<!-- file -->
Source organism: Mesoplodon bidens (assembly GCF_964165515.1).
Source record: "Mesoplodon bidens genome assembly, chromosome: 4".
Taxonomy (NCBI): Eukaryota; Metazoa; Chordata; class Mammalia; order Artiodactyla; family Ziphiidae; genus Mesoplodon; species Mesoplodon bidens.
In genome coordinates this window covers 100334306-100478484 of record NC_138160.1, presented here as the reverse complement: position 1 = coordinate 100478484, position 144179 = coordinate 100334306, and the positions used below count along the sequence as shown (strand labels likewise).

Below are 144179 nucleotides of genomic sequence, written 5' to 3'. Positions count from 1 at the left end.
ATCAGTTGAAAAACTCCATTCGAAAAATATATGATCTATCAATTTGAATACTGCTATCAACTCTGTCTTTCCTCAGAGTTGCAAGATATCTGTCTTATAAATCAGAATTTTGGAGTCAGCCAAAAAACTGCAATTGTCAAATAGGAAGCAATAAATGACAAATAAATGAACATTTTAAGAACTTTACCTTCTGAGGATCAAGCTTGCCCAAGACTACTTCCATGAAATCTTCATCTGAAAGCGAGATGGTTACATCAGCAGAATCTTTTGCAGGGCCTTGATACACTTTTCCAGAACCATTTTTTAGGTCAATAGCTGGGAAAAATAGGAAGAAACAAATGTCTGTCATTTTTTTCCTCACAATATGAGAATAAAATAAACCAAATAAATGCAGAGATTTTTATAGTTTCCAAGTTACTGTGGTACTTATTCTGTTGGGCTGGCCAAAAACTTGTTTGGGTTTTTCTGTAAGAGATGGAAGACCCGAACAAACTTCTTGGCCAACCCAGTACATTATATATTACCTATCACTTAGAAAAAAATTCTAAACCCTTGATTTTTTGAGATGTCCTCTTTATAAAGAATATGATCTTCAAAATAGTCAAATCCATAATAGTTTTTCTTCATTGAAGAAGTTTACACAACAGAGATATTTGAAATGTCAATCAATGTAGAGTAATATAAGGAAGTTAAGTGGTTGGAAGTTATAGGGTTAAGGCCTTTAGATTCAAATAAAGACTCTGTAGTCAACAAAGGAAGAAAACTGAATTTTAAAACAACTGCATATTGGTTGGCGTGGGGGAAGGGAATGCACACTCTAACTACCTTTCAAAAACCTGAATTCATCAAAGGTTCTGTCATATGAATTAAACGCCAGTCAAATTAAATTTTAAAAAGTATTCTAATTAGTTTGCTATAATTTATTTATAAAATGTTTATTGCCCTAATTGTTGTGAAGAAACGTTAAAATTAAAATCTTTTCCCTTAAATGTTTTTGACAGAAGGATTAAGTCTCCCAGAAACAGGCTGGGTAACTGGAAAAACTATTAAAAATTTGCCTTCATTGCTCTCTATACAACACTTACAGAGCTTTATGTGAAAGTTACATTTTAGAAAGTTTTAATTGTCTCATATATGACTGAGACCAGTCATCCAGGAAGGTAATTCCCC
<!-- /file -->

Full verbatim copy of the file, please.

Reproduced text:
Source organism: Mesoplodon bidens (assembly GCF_964165515.1).
Source record: "Mesoplodon bidens genome assembly, chromosome: 4".
Taxonomy (NCBI): Eukaryota; Metazoa; Chordata; class Mammalia; order Artiodactyla; family Ziphiidae; genus Mesoplodon; species Mesoplodon bidens.
In genome coordinates this window covers 100334306-100478484 of record NC_138160.1, presented here as the reverse complement: position 1 = coordinate 100478484, position 144179 = coordinate 100334306, and the positions used below count along the sequence as shown (strand labels likewise).

Below are 144179 nucleotides of genomic sequence, written 5' to 3'. Positions count from 1 at the left end.
ATCAGTTGAAAAACTCCATTCGAAAAATATATGATCTATCAATTTGAATACTGCTATCAACTCTGTCTTTCCTCAGAGTTGCAAGATATCTGTCTTATAAATCAGAATTTTGGAGTCAGCCAAAAAACTGCAATTGTCAAATAGGAAGCAATAAATGACAAATAAATGAACATTTTAAGAACTTTACCTTCTGAGGATCAAGCTTGCCCAAGACTACTTCCATGAAATCTTCATCTGAAAGCGAGATGGTTACATCAGCAGAATCTTTTGCAGGGCCTTGATACACTTTTCCAGAACCATTTTTTAGGTCAATAGCTGGGAAAAATAGGAAGAAACAAATGTCTGTCATTTTTTTCCTCACAATATGAGAATAAAATAAACCAAATAAATGCAGAGATTTTTATAGTTTCCAAGTTACTGTGGTACTTATTCTGTTGGGCTGGCCAAAAACTTGTTTGGGTTTTTCTGTAAGAGATGGAAGACCCGAACAAACTTCTTGGCCAACCCAGTACATTATATATTACCTATCACTTAGAAAAAAATTCTAAACCCTTGATTTTTTGAGATGTCCTCTTTATAAAGAATATGATCTTCAAAATAGTCAAATCCATAATAGTTTTTCTTCATTGAAGAAGTTTACACAACAGAGATATTTGAAATGTCAATCAATGTAGAGTAATATAAGGAAGTTAAGTGGTTGGAAGTTATAGGGTTAAGGCCTTTAGATTCAAATAAAGACTCTGTAGTCAACAAAGGAAGAAAACTGAATTTTAAAACAACTGCATATTGGTTGGCGTGGGGGAAGGGAATGCACACTCTAACTACCTTTCAAAAACCTGAATTCATCAAAGGTTCTGTCATATGAATTAAACGCCAGTCAAATTAAATTTTAAAAAGTATTCTAATTAGTTTGCTATAATTTATTTATAAAATGTTTATTGCCCTAATTGTTGTGAAGAAACGTTAAAATTAAAATCTTTTCCCTTAAATGTTTTTGACAGAAGGATTAAGTCTCCCAGAAACAGGCTGGGTAACTGGAAAAACTATTAAAAATTTGCCTTCATTGCTCTCTATACAACACTTACAGAGCTTTATGTGAAAGTTACATTTTAGAAAGTTTTAATTGTCTCATATATGACTGAGACCAGTCATCCAGGAAGGTAATTCCCC